Just Trying to Get Through the Day

Just Trying to Get Through the Day

When someone asks how you are, what do you say?

Fine, thanks.

Still sucking air.

I’m swingin’!

How do you view that question?

Does that question drive you batty? Do you see it as a welcome opening to a meaningful conversation? Is it simply a signal that you are in a friendly space with them?

For me it is an opportunity to make the questioner feel good. Granted everyone that asks is coming from a different place, but that doesn’t matter to me. Sometimes I initiate the question – always with a smile, and most importantly with a softer, sing-songy tone of voice than I usually use. I’m sending out a feeler to acknowledge them and put them at ease.

Digging ourselves into a hole

Why do I bring it up? I think we can really dig ourselves into a hole of crabbiness. A hole so deep that we crab at the walls and only hear echoes of our crabby voice, casting an illusion that the world is crabbing back at us when really it is a world we dug ourselves into — and need to climb out of if we want to ever have a happy moment again.

Pushing love and light

Long ago I realized that happy moments start with what I give people, not what they give me. Waiting for understanding, compassion, interest and sympathy and grumbling that I didn’t get it was what made me dig my crab hole. But giving others what I needed carved one more step out of the crab hole and into a sunnier, kinder world. I warmed my environment by pushing love and light into my speech and watching people’s faces soften and relax. Suddenly I wanted to make their day, not ruin it.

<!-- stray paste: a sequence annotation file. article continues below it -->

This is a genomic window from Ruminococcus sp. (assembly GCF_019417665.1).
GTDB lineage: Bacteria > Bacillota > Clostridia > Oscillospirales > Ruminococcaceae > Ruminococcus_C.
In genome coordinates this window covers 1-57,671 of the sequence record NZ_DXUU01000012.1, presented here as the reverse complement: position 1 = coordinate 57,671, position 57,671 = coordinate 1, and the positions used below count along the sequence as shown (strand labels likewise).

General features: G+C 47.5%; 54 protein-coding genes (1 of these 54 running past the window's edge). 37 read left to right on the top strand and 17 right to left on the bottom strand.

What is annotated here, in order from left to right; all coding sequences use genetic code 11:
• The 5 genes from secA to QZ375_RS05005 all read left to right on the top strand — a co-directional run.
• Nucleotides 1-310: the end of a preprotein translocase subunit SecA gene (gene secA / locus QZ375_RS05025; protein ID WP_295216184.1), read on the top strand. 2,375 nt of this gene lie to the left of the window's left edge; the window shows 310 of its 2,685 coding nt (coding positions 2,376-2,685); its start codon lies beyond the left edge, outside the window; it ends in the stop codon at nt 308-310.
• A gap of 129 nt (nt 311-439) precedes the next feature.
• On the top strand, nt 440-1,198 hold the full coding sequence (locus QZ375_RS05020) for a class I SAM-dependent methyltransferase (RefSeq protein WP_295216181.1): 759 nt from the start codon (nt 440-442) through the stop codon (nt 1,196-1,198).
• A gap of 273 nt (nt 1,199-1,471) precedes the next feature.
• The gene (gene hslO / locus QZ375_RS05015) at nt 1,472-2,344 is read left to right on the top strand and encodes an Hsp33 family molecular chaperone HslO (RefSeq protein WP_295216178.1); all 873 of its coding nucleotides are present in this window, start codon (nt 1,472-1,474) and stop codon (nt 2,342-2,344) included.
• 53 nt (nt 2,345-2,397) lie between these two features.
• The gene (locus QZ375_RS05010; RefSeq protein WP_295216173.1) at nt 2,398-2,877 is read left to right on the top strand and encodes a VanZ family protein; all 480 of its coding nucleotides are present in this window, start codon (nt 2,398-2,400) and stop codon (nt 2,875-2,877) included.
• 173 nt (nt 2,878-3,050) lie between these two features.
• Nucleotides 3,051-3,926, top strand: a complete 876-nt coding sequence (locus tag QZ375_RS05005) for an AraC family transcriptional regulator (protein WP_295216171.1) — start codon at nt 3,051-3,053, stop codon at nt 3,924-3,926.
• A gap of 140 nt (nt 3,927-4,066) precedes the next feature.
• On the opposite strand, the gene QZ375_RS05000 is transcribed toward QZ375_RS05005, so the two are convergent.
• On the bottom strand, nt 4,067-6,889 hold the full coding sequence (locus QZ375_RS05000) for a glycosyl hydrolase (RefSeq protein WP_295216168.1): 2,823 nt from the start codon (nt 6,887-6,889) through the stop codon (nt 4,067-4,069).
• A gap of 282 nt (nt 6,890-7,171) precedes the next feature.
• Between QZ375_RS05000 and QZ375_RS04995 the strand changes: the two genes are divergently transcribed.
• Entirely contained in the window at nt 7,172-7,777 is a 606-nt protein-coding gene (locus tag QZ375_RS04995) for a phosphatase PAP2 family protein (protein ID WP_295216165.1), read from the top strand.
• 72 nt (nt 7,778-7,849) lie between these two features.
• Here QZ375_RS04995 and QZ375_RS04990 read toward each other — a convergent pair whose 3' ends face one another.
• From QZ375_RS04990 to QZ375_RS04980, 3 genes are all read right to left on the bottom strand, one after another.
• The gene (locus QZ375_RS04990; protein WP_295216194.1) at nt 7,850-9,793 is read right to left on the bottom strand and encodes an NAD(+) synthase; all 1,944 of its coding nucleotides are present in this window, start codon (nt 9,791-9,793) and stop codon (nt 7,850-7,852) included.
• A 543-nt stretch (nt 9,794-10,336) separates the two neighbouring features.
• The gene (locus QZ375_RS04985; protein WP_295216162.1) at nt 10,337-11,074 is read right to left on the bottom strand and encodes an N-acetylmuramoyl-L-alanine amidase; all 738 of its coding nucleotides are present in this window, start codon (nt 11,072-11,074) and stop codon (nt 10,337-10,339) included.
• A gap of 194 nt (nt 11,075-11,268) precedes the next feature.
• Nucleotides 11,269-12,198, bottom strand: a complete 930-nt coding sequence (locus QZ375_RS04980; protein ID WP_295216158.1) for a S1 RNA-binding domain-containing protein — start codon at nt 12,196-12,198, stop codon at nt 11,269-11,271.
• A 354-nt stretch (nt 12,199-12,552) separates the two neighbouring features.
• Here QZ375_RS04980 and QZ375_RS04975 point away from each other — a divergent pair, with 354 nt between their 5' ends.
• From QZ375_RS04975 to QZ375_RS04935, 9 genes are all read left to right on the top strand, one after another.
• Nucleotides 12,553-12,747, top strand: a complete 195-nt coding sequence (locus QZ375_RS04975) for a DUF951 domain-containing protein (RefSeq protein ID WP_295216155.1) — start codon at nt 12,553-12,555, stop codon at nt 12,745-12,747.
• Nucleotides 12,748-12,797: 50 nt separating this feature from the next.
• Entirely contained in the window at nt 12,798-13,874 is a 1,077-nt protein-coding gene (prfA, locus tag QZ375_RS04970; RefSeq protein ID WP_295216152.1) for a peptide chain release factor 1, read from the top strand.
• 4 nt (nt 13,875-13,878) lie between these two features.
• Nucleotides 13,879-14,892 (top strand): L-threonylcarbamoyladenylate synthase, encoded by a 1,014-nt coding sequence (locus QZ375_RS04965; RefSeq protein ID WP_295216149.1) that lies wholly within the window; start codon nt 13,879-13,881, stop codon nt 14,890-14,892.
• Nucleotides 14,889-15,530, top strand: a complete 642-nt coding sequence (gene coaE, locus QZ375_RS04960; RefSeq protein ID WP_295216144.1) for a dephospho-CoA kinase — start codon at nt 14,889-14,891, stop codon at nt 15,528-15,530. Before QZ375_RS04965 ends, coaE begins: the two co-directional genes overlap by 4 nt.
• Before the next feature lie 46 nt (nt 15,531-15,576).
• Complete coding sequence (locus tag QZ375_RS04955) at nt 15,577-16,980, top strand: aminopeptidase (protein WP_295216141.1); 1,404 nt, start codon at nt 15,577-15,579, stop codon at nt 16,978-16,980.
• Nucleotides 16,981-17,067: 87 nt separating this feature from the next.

When we’re in the crab hole we scoff at that sentiment. After all, telling people what they want to hear is all about selling snake oil to suckers. That’s how television evangelists get old ladies to write checks for large sums, how Ponzi schemers part investors from their fat portfolios. Why can’t we just be honest with each other?

How crabbiness can manifest

Brutal honesty makes perfect sense when I’m in the crab hole. But that’s the problem. Not everybody is in one. And the ones that are, well, they’re in their crab hole, not mine. And what happens when two crabs crab? Do they make a deep connection from sharing a common crabbiness? They might. But I doubt it’s deep, and I’d barely call it a connection. It’s the kind of thing that drives gossip, or worse, mob justice. Scape-goating. Torches and pitch forks. Lynchings. Hate. That’s the lowest, most malignant manifestation.

Lighten the burden of daily life

At the other, less dangerous end, the crab-me misses a chance to lighten the burden of everyday life, for myself and for that elderly woman with the walker who wanted to open the door for me at Family Dollar yesterday. She was no crab, though she had every right to be. She was more disabled than I was and it didn’t matter. She wasn’t comparing or keeping score. She just wanted to do somebody a kindness.

Being kind to myself and others

Even in my crab state I never resented people telling me I look good. Vanity, perhaps. I want to look good. I still think of myself as a blushing rose, capable of turning heads, inspiring artists to create masterpieces as their muse. I’m old enough to be a grandmother but I don’t really want to own that. I avoid lingering in front of the mirror for the same reason. The sting of brutal honesty isn’t going to grease my wheels. Being kind to myself and others makes the day trundle along with much less friction.

And isn’t that what we’re all trying to do? Just get through the day, minute by minute, hour by precious hour, hoping nothing goes wrong.

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